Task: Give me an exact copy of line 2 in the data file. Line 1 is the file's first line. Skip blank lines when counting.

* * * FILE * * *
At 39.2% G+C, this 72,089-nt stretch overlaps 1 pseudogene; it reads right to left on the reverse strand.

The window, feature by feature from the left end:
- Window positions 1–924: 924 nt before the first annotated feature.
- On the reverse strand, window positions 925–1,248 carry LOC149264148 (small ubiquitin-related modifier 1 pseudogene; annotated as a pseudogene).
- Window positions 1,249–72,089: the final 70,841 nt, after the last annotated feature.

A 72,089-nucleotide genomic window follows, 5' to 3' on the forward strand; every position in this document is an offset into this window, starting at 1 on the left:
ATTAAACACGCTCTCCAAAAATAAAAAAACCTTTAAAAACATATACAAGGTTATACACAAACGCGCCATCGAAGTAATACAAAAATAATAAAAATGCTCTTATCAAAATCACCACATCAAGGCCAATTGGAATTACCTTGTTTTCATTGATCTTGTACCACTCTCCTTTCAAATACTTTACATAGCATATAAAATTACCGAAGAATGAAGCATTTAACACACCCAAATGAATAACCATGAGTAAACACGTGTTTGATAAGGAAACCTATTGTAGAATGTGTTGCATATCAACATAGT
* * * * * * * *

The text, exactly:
The window, feature by feature from the left end: